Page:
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Steady Flow of Income in Retirement

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Your retirement is more important than just trying to gain as much in the stock market. You need to protect your “nest egg” and annuities should be a big part of your retirement.   As the economic environment changes, so should your retirement account.  Some financial advisors will recommend that you have enough regular income in retirement between social security, pensions and annuities to cover all your basic needs.

The key issue for a retiree or near retiree is having a steady flow of income in retirement and being confident that this contract would meet your income needs throughout your entire life.  The basic idea behind annuity insurance is to substitute cost for security.  With the volatility in the stock market retirees want to know where to park your money if you’re concerned about losing your retirement nest egg in a market meltdown.

Who insures you home, car, health, life, business, children, household goods, jewelry and every other assets you covet? That’s right, an insurance company.  They also manage the money of hard working people who are retirement-minded and want the opportunity to earn a good rate of interest without exposing their money to the ups and downs of the market.

In recent years, and in response to an aging population, insurance companies have developed new products to guarantee you a lifetime income you can’t outlive. In addition you are entitled to a rate of interest linked to a stock/bond market index: if the market rises you have the opportunity to earn an above-market interest rate but if the market falls you get a guaranteed rate of interest that is greater than zero. In other words, you get upside potential with no downside risk.

The worse you can do is get zero interest if the market falls – slightly or drastically – in any given year. If the market heads south and continues going in that direction for the entire term of your insurance-company managed money, the worse you can do is some very low, but positive rate of interest guaranteed by the insurance company. These safe money places are called fixed annuities or index-linked fixed annuities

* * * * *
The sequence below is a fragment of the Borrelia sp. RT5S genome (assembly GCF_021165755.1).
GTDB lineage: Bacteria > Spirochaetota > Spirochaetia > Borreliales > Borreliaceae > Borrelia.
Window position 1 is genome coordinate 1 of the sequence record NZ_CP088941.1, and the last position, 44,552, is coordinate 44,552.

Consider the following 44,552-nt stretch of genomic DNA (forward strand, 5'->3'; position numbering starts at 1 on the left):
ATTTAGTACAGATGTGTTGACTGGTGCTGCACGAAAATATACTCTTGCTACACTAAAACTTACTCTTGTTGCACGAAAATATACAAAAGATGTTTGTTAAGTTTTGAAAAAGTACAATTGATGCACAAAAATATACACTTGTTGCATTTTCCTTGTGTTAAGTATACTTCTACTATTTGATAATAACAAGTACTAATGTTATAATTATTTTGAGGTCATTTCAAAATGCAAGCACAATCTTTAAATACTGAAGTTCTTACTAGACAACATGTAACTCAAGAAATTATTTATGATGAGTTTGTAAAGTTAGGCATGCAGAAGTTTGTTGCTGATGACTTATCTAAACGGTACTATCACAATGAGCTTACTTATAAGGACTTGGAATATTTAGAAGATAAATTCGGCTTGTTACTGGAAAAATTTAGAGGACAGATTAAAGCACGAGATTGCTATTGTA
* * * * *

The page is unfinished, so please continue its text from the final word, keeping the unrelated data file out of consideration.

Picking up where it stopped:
The simple truth is they are not good for everyone but if you’re tired of risking your money to the whims of the market and are scared stiff that you just might outlive your money in retirement, you need to at least investigate the feasibility of annuities for some of your retirement money.

Besides wanting a steady flow of income during retirement, as we’ve already pointed out, retirees also want the safety net that an annuity provides when investing in volatile markets.   Annuities can be used as wonderful retirement tools and income planning more today than ever before. With all of the crazy economic news in the world, annuities can prove to be valuable in uncertain times.

For example:  The energy sector as a whole just took a hit and the slide in value is uncertain as oil prices fall to levels not seen since the worst of global financial crisis.  This plunge in stocks across the energy sector has sparked heavy selling of energy-related.  Imagine if your retirement was invested in energy, you would be extremely uncomfortable right now.  That’s how the market works, there are no guarantees. What I mean by this is that as I continue to invest in the market, of course, with the market comes risk.

What an annuity will do, is it allow you to sleep better at night, because you now know that no matter how bad the markets get, you will always have the cash flow peace of mind in retirement that comes with owning an annuity.  In baseball terms, you can feel like you’ve hit a solid double with an annuity, and you’re hoping you can now hit a home run or two with the riskier investments outside of your annuity.

Sometimes opportunities presents themselves in ways that don’t require a whole lot of complexity nor hours of research.  An insured annuity is one of those very simple, easy to understand products that complement the fixed income portion of one’s portfolio.

What is Opportunity Cost?  According to Investopedia, opportunity cost is defined as the following: “The cost of an alternative that must be forgone in order to pursue a certain action. Put another way, the benefits you could have received by taking an alternative action.”

Be mindful of the opportunity cost of trying to time the market.  If you sit for long periods of time in securities that provide negative real rates of return, because you think the future path of interest rates is higher, by the time you finally buy those “real” yields so desired, you may discover that it wasn’t worth the wait.

After all, if you forgo, say, 5% yields for an extended period of time, because you’re waiting for 6% yields, and, in the meantime, you sit in cash earning near 0%, the eventual 6% yield you capture may never be enough to compensate for missing months or years of 5% interest.